I try to be honest. Honest.
But some aspects of life are so boring they simply must be agitated with lies.
I’m talking about things like phone calls with tele-marketers, putting toddlers to sleep, and especially long drives alone with demented mothers.
I find lying in these situations irresistible.
With Mom, it doesn’t start out that way. But after she asks the same question five times in 50 miles, I scratch the itch to fib.
That’s how my old friend John became homosexual.
You’re probably becoming familiar with him. I wrote about him here when he considered how my near death choking incident might help him squeak out of paying the dim sum bill, and here about the recent passing of his wacky father.
We’ve been close ever since we were college roommates.
Because of these key events, I’ve probably written more about him than even Sarah Palin over the last year. And Mom’s the only person I’ve written about more than him.
I tell people she’s demented, which you don’t hear too often. Lots of people have dementia, her included, but those people are said to “have dementia,” which sounds passive and confined.
I like describing her as being demented because it connotes just how much her condition afflicts those who have to spend time with her.
Redundant questions is just the tip of the patience-trying iceberg.
“So how’s John? Is he married?”
He’s good, Mom. He enjoys being single in New York.
(Five miles pass).
“Did your friend John ever get married?”
No, he was engaged, Mom, but it didn’t take.
(Five miles pass)
“Your friend John, he never did get married, did he?”
That is correct, Mom. John never married.
(Five miles pass)
“Is your friend John married?”
No, Mom. John’s not married.
(Five miles pass)
“How’s John these days? Is he married?”
That was enough. I told her John was gay. We had another 20 minutes or so in the car so I told a long, lavish story about John and his gay lover, the extravagant parties they host, their friendship with Anderson Cooper and the pack of poodles upon which they lovingly dote.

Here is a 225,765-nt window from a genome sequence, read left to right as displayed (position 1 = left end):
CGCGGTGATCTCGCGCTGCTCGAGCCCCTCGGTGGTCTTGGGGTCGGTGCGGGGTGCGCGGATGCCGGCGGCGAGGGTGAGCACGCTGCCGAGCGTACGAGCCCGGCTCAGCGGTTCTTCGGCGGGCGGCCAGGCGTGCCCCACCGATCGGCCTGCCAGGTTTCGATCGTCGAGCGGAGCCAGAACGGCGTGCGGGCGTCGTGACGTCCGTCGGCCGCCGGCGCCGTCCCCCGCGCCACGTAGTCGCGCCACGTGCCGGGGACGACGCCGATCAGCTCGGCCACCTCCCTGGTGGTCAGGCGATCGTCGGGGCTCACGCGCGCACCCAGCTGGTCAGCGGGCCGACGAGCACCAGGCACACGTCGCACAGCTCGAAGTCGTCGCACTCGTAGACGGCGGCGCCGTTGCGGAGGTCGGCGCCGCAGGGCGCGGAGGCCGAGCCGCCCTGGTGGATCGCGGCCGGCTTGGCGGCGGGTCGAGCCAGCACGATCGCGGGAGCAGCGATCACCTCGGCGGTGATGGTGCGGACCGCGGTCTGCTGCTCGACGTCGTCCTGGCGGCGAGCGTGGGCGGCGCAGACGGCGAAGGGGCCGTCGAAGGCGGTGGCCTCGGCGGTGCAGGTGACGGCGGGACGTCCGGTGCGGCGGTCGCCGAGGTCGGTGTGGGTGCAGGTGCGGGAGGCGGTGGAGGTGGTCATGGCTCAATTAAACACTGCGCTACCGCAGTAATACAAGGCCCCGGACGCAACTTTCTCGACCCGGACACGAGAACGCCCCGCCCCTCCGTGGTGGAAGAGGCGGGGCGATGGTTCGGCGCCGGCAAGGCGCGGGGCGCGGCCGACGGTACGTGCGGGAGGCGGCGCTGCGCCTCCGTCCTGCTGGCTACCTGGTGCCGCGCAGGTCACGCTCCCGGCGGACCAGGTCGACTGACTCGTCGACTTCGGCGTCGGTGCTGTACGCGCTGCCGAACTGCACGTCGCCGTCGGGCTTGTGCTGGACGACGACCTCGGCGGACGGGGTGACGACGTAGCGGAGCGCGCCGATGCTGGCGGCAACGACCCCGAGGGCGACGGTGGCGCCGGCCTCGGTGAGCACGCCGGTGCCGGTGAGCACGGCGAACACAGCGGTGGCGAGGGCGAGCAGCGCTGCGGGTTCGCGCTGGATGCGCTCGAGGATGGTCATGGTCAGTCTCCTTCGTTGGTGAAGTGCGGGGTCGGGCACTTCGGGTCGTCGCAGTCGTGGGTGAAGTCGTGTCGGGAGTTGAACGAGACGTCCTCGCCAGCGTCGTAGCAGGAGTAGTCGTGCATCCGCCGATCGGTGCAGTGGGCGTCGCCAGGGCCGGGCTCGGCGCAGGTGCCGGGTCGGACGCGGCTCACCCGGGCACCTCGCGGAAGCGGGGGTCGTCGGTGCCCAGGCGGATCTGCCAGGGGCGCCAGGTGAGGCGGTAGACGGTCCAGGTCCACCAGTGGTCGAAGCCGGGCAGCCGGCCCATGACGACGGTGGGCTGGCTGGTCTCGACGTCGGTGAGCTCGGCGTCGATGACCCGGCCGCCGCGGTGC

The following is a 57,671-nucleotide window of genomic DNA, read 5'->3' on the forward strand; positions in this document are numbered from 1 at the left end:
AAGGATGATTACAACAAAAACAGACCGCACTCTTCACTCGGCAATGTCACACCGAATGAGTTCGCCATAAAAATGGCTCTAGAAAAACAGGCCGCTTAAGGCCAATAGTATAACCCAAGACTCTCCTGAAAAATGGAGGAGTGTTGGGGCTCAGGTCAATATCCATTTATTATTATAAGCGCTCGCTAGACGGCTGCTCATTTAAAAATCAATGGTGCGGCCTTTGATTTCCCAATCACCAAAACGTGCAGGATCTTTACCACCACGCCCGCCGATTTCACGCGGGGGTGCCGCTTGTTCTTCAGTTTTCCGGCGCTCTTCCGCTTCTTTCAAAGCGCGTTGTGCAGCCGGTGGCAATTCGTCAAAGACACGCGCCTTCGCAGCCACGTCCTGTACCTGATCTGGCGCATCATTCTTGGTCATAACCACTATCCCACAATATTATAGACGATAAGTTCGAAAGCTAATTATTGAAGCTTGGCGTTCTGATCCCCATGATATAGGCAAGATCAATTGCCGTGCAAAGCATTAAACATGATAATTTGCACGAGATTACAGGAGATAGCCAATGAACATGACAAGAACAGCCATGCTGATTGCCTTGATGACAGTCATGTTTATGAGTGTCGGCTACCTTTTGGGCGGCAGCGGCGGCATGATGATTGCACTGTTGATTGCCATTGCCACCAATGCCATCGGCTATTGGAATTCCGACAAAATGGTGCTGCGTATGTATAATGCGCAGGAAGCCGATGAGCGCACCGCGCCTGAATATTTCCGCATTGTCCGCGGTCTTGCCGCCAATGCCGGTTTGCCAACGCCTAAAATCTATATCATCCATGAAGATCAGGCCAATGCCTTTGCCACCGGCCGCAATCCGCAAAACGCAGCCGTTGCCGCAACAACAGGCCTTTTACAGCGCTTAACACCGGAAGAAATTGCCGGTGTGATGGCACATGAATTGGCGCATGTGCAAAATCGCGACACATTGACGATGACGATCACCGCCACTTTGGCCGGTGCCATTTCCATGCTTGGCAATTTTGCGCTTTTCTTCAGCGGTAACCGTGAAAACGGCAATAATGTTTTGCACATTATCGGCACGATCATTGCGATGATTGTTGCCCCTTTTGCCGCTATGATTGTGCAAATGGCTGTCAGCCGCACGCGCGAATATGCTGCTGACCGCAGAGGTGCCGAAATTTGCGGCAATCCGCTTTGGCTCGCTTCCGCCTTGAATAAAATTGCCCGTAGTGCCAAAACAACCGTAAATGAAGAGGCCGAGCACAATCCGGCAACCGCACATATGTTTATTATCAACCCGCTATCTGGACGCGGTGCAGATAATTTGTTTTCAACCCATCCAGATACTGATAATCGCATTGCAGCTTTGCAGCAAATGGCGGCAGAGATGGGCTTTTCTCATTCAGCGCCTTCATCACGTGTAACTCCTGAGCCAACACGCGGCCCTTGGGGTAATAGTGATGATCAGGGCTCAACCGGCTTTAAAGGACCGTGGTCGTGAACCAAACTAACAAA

What’s fascinating is how she couldn’t recall even the most mundane aspects of John’s personal life and now after one brisk telling remembers gay John in rich detail.
Always a progressive in regards to social movements, she's quick to tell everyone all about her son’s gay friend.
It happened again the other day when I was over for a quick visit. My second cousin -- and the 22-year-old’s really kind of a darling niece -- was there tending to Mom while she looks for work.
Mom asked me about my recent high school reunion. She asked who I’d seen and how everyone was. I skipped the divorces, the suicides and news about old friends who’d sadly become Republicans and said, Mom, everyone of my old classmates is beautiful and happy.
Then right out of the blue she turns to Jessie and says, “Chris’s old college roommate, John, is homosexual and a highly-regarded leader in the gay rights movement. He lives in Soho with his boyfriend, Burt. Burt’s a florist who was estranged from his parents until his mother published a book of poems about the difficulties of raising gay children. John and Burt are taking ice sculpting classes. They’ve lived together for eight years, but say they won’t get married until Brad and Angelina do.”
Jessie was impressed.
She asked me all about John and if it was difficult for him being gay at Ohio University way back in the mid-1980s.
I stammered some quick little lies and began backing out of the room.
I’m uncomfortable lying to normal people. Later, I admitted to Jessie I told Mom John was gay out of sheer boredom. I told her I invented Burt, his once-estranged poetess mother and all the purple-dyed poodles.
I said John was none of the heroic things I ascribed to him, that he was straight and really sort of a dick.
So now I feel a little bad about the big snowballing story. Who knows where it could all lead?
All I know is this: John should really consider becoming gay.
He’s become one hell of a great guy ever since I shoved him out of the closet.
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